On Friday I was at the dentist at 8.00 a.m. for a filling. I broke a molar around Christmas; broke it quite spectacularly, there wasn’t much of it left. But it wasn’t painful and it was safe to leave it for a while, Dr Naeem assured me; so I made an appointment for August. Now, I don’t like dentists as a species, but my dentist is the most gentle man. He is genuinely lovely and caring. So I fetched up in Uppermill before breakfast for the repair. And there’s my first mistake. He put the novocaine into my gum, asked me to wait for it to take effect. I got up off the chair with very wobbly legs, trying to stay upright. ‘You didn’t have breakfast, did you?’ he asked. ‘Sit in the waiting room and the nurse will bring you a drink to get your blood sugars up.’ She did; she brought me a Coke. Who knew a dentist would serve you Coke? But it did the trick and my legs started to behave again. The filling took about forty minutes altogether; forty minutes with four hands, a ton of ironmongery and an upright Hoover in my mouth while I tried very hard not to gag. But the job is done, and it feels fine. Because it was such a big filling, I quite expected to be dosing myself with Cocodamol when the Novocaine wore off; but no, no pain at all. As I said, Dr Naeem is such a gentle and caring man.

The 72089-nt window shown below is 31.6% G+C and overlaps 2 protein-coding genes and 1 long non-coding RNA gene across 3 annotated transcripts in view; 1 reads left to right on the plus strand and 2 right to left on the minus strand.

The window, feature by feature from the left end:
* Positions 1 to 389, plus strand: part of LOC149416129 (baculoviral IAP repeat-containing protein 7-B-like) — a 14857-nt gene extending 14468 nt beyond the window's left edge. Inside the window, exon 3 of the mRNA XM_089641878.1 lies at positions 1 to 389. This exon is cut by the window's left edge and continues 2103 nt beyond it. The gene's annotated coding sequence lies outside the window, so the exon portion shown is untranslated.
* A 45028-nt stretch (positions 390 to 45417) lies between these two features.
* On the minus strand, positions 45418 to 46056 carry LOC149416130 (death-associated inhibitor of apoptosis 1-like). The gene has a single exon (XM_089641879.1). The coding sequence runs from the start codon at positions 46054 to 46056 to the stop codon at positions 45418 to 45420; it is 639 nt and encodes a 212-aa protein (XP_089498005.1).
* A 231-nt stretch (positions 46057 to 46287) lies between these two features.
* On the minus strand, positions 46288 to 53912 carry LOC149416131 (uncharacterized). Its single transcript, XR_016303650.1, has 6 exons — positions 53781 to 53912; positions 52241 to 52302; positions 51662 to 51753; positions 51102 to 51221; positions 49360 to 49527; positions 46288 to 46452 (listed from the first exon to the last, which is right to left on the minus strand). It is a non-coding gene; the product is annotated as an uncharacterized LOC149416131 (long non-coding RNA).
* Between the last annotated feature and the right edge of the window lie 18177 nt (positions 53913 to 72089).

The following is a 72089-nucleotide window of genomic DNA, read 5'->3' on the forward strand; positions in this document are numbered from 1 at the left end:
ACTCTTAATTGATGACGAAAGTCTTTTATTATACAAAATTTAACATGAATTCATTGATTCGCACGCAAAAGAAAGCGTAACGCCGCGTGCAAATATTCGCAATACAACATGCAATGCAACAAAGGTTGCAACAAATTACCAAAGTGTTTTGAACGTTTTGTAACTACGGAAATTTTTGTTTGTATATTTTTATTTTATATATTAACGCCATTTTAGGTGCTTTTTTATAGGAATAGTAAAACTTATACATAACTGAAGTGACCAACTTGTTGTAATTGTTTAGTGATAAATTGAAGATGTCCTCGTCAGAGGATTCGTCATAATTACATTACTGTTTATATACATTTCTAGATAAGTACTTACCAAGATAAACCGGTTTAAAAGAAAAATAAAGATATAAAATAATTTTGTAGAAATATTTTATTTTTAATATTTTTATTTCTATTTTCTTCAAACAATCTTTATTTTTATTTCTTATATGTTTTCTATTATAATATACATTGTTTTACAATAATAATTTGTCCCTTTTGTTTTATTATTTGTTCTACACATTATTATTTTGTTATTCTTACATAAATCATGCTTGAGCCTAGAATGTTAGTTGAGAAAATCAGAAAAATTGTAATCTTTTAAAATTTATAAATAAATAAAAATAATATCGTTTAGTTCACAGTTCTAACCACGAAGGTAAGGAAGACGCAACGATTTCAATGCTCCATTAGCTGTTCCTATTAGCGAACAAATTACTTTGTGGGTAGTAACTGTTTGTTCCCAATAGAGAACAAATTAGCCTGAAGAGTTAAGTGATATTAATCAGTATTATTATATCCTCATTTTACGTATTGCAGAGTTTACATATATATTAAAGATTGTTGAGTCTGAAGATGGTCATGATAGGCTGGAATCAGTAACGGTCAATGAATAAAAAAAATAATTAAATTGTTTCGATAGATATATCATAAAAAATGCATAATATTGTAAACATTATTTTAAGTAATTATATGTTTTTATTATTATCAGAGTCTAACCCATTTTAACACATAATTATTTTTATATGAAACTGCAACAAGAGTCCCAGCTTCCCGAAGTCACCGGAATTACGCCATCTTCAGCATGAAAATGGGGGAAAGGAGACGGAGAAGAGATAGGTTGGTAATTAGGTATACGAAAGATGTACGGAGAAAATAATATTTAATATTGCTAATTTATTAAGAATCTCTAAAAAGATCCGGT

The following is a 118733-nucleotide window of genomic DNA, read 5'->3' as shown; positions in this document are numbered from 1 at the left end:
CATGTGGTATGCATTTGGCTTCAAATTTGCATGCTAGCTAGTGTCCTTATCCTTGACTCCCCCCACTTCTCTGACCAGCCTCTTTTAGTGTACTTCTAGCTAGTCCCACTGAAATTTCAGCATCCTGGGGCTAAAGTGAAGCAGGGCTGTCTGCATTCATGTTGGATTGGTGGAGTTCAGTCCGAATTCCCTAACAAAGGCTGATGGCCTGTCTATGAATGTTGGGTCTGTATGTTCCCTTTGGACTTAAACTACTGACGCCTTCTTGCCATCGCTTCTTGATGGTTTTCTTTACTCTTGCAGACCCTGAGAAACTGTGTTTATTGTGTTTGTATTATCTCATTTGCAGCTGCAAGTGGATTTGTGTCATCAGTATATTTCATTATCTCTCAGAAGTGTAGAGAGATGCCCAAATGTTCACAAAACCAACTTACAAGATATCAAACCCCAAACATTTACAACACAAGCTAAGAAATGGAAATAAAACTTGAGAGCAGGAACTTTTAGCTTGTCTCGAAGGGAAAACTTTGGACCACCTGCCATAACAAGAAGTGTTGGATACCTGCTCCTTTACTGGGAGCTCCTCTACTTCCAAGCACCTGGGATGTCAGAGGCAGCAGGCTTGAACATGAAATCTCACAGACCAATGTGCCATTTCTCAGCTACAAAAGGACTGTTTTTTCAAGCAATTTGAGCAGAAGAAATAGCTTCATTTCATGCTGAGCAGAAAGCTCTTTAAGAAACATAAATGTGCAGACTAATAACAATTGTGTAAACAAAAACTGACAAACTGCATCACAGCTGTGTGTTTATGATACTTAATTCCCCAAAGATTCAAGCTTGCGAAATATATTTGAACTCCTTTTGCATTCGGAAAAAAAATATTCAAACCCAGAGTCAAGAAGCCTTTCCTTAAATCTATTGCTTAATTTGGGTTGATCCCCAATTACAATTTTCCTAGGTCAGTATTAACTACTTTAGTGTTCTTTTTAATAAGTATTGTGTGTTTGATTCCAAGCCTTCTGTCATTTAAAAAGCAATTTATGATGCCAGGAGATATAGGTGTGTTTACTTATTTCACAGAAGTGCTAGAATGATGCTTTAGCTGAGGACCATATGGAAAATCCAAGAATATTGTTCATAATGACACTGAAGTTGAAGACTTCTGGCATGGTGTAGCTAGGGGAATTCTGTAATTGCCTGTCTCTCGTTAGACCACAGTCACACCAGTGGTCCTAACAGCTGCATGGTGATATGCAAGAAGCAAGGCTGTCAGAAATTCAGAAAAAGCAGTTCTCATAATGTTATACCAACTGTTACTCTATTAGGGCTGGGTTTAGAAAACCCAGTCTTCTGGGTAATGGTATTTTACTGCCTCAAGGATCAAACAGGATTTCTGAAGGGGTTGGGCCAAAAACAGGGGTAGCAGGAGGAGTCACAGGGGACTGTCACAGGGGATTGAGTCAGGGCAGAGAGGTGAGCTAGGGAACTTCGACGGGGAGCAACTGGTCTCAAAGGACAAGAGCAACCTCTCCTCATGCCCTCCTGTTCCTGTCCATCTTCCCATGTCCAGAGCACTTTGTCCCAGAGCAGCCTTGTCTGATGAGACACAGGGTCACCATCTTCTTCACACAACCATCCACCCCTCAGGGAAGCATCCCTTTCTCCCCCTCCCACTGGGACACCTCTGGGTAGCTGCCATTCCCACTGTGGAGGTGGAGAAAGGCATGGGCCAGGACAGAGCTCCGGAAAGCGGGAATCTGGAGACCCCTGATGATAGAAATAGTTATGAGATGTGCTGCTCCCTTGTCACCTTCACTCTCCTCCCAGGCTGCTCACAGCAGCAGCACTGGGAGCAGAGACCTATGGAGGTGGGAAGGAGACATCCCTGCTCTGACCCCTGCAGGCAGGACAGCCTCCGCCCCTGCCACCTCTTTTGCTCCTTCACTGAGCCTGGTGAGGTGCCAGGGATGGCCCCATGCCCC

I’ve been reading my thesis with an eye to what might provoke a question or two for the Viva, which is now less than three weeks away. I’ve spotted a couple of places where I would formulate questions if I were doing the examining; but I’m not, so of course questions may come from there or from any other aspect of the work. I’m remembering what I used to tell my staff when they presented for interviews: that the interview belongs to the interviewee. ‘It’s your interview, so if there’s anything you particularly want to say make sure you fit it into answers to the questions you’re asked.’ I just want to say ‘give me a pass, give me a PhD’, but it’s hard to see how that can fit into any question without being too obvious. So I’ll read my thesis and make sure I know it inside out and backwards and just hope for the best. After all, it can’t be as bad as a mammoth filling at the dentist, can it? Can it?